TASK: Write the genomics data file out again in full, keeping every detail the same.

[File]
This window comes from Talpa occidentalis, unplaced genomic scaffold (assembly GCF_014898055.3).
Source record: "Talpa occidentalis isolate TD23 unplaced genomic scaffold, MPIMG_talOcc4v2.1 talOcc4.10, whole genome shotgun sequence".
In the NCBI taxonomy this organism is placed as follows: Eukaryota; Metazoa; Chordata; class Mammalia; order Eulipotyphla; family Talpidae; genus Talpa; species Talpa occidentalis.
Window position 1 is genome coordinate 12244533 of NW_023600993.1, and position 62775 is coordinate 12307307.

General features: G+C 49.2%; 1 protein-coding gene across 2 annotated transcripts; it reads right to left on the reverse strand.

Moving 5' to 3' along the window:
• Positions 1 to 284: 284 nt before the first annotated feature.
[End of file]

This window comes from Talpa occidentalis, unplaced genomic scaffold (assembly GCF_014898055.3).
Source record: "Talpa occidentalis isolate TD23 unplaced genomic scaffold, MPIMG_talOcc4v2.1 talOcc4.10, whole genome shotgun sequence".
In the NCBI taxonomy this organism is placed as follows: Eukaryota; Metazoa; Chordata; class Mammalia; order Eulipotyphla; family Talpidae; genus Talpa; species Talpa occidentalis.
Window position 1 is genome coordinate 12244533 of NW_023600993.1, and position 62775 is coordinate 12307307.

General features: G+C 49.2%; 1 protein-coding gene across 2 annotated transcripts; it reads right to left on the reverse strand.

Moving 5' to 3' along the window:
• Positions 1 to 284: 284 nt before the first annotated feature.